“Seek ye first the recruiting office, and everything will be added unto you.”
World War I broke out on August 4, 1914. A devastating 4-year-long battle between the Allied powers and Germany, WWI cost almost 9 million lives, and was considered one of the deadliest wars of the modern world.
The effects of WWI were not limited to Europe and its inhabitants; they extended to all of the Commonwealth nations and territories across the globe that lived under colonial rule.
In 1914, the Indian Army was the largest trained volunteer army ready to go into battle, with 240,000 men at its peak.
They were bigger than the British Expeditionary Force, who although highly skilled, were limited in number, and were still awaiting the training of patriotic British volunteers who had only recently signed up.
An incredible 1.4 million Indian combatants and non-combatants were recruited by the Indian National Congress to help with the war effort on behalf of Britain.
Over 1 million were sent overseas to fight across the world; 138,000 went to the trenches in France to fight on the front line, 657,000 to Mesopotamia, and around 144,000 to Egypt and Palestine.
The army itself was mainly made up of Pashtun and Punjabi communities of Northern India. One third comprised of Muslim soldiers, and one fifth Sikh.
Traditionally these communities were a ‘warrior people’, and were believed by the British to be physically stronger than South Indians.
The different communities made up separate regiments in the army – and their individual food preferences such as no pork or no beef were respected. Atta was even imported to make chapattis.
But these troops were also victim to racist attitudes of the colonial powers. Many even questioned the role of these ‘Orientals’ in the war, and why these ‘savages’ should be sent to fight opposite ‘civilised’ nations.
Despite this, the Indians felt a fierce and loyal sense of duty to their colonial rulers, the British, and they were a key component to keeping German forces at bay.
They first arrived in Marseilles on September 30, 1914. They stayed until the end of 1915 where they were then withdrawn and taken to the Middle East. In particular, they had a significant role in the First Battle of Ypres.
But trench life was far different to the colonial wars that they were used to; they were unaccustomed to the cold climate.
Also, new technology at the beginning of the war transformed traditional concepts of battle; far-range artillery, tanks, aircraft, mines, canons, howitzers, machine guns, and the silent killers of chemical warfare like chlorine, mustard gas and phosgene.
This long-distance fighting led to a heavy loss of life – much more than any of the Western powers could have anticipated.
Dubbed as ‘faceless killings’, it removed the patriotic heroism and glory of war that many of these 19th and 20th century soldiers had been brought up with.
In total, 60,000 Indian troops lost their lives, and the injured were sent to Brighton for treatment.
Many Indians in hospital wrote letters back home to rural Punjab to share their experiences. But as many were illiterate, the army recruited clerks to scribe letters for them.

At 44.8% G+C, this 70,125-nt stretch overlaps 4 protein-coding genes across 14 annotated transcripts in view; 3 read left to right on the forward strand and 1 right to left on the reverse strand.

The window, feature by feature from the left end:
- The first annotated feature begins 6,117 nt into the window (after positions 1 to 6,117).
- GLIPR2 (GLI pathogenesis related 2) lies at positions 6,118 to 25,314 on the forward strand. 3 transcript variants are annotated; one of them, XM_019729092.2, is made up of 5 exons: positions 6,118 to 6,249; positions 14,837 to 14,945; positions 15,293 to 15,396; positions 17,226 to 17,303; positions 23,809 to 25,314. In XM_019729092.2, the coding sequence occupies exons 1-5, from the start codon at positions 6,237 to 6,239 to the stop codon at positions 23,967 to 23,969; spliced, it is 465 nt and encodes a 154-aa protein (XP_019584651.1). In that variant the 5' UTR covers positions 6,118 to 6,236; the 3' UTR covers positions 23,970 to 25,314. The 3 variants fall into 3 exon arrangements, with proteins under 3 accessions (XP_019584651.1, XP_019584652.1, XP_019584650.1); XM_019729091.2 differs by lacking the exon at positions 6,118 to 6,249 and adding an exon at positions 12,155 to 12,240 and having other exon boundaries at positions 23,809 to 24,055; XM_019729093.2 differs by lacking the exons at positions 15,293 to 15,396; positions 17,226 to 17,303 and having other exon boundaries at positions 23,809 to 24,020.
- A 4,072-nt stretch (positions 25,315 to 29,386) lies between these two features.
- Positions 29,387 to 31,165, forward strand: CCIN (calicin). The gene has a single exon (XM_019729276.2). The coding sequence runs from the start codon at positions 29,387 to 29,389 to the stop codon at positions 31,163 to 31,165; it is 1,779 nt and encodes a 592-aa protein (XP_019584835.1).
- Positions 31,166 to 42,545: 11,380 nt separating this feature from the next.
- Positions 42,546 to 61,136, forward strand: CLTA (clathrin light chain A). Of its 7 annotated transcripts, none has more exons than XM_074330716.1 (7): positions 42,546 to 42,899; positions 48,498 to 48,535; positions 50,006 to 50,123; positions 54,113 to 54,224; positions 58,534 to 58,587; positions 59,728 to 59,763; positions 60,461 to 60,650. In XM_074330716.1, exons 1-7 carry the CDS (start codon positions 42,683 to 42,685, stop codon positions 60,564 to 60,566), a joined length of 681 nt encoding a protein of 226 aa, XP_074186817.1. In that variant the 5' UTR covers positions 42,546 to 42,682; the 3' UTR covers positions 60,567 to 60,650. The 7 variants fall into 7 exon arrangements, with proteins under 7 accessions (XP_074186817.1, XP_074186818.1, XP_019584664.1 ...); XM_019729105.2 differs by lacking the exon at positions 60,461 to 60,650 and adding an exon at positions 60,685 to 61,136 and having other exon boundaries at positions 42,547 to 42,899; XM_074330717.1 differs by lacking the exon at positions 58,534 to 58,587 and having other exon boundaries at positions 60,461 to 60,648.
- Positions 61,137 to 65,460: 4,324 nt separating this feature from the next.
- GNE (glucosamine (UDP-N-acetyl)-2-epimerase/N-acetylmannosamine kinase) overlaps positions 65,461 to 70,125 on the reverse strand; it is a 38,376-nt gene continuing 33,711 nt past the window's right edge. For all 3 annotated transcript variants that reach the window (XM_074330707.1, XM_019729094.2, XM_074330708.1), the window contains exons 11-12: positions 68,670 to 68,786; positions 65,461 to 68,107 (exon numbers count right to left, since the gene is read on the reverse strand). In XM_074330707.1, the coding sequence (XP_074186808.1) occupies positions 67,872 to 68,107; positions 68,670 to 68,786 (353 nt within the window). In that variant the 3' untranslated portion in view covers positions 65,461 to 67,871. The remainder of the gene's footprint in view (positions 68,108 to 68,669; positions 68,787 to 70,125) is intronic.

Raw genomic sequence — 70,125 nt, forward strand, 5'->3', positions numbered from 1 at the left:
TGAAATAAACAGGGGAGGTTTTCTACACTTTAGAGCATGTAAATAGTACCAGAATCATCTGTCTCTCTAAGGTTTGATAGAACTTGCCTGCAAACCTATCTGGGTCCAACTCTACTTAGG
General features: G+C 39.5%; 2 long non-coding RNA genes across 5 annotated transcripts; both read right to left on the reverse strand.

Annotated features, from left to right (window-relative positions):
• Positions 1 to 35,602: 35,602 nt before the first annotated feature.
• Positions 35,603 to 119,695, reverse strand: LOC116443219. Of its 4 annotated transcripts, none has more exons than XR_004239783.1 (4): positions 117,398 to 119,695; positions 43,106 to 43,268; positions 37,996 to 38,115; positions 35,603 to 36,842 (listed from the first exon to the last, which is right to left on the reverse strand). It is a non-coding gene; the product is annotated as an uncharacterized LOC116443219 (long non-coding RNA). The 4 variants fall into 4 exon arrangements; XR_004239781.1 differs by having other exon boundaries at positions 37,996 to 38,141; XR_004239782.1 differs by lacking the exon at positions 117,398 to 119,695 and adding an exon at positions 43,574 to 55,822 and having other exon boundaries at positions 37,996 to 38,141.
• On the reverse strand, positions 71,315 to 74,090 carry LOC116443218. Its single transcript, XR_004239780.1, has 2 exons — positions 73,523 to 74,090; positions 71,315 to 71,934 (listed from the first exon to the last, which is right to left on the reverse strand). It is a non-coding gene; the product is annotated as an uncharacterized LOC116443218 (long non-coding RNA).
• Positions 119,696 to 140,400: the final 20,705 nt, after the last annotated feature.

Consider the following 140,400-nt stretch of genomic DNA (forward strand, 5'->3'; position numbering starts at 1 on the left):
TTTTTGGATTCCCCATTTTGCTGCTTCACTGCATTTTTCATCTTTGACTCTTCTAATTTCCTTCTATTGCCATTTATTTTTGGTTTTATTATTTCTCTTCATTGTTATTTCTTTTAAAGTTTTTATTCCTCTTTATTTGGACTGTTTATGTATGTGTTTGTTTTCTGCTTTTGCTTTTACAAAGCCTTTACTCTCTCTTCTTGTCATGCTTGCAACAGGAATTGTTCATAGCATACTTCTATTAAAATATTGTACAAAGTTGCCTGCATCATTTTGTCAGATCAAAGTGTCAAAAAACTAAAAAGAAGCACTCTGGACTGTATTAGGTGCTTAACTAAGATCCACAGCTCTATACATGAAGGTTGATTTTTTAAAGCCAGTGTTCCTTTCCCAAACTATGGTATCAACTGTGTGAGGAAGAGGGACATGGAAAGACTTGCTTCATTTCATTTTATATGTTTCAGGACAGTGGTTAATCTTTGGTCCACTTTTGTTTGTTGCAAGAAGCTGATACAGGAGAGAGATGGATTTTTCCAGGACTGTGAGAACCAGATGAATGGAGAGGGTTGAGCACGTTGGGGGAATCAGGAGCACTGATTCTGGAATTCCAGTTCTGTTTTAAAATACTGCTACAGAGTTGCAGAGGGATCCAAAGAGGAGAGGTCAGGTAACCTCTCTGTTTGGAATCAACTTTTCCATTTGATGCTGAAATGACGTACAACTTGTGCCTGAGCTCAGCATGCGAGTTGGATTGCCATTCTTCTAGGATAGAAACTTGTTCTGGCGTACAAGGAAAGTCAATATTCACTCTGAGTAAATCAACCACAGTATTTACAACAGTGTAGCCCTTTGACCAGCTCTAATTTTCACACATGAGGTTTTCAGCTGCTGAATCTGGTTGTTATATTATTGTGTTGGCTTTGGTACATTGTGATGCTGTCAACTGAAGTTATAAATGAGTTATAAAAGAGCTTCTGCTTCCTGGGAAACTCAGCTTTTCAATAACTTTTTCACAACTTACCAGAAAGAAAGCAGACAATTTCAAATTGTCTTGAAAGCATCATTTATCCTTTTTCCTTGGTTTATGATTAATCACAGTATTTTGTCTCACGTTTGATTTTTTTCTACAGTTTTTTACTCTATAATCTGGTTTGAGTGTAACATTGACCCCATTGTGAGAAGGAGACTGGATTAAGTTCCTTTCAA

Censorship meant that soldiers were not allowed to openly express their feelings, and a lot of the time their letters were changed to appear more vague.
In letters kept by the British Library, one soldier in November 1915 wrote: “Government has made excellent arrangements for the sick and wounded. There is no trouble of any kind. We pass our days in joyful ease while government showers benefits upon us. We bless God continuously and pray for his bounty.”
Another letter unearths the racial oppression that some of the Indians felt: “Alas we are not free to go about at will. In fact we Indians are treated like prisoners. On all sides there is barbed-wire and a sentry stands at each door.
“If you ask me the truth, I can say that I have never experienced such hardship in all my life. True, we are well fed, and are given plenty of clothing but the essential thing – freedom – is denied.”
Injured Indian soldiers were kept together, and nurses who attended to them were chaperoned. There was a fear of mixing British women with these exotic Indian men, and many regulations restricted interaction between Whites and Asians.
Approximately 9,200 medals were awarded as well as a dozen Victoria Crosses, with the first VC awarded to Khudadad Khan. Despite such an extraordinary effort made by them, little is mentioned in modern history books detailing their sacrifices.
As well as the army, the Royal Indian Marine, also served in Mesopotamia and Indians also played a significant role in nursing via Queen Alexandra’s Imperial Military Nursing service (QAIMNS). They served in Flanders, the Balkans and the Middle East.
Following the aftermath of war, tensions between India and its Imperial father worsened – India had suffered great economic hardship, not only of troops but also livestock and supplies.
At this point Mahatma Gandhi stepped up famously saying: “Seek ye first the recruiting office, and everything will be added unto you.”
Yet the British were unwilling to let go of their rule and let India move towards independence, and the Indians became increasingly restless. It would be almost 30 years and another World War until they would be given the freedom they wanted.
These unsung heroes of the Indian Army were vital for the war effort. Their loyalty to the British crown ensured that the Allied forces could overcome their aggressors and their sacrifices should never be forgotten.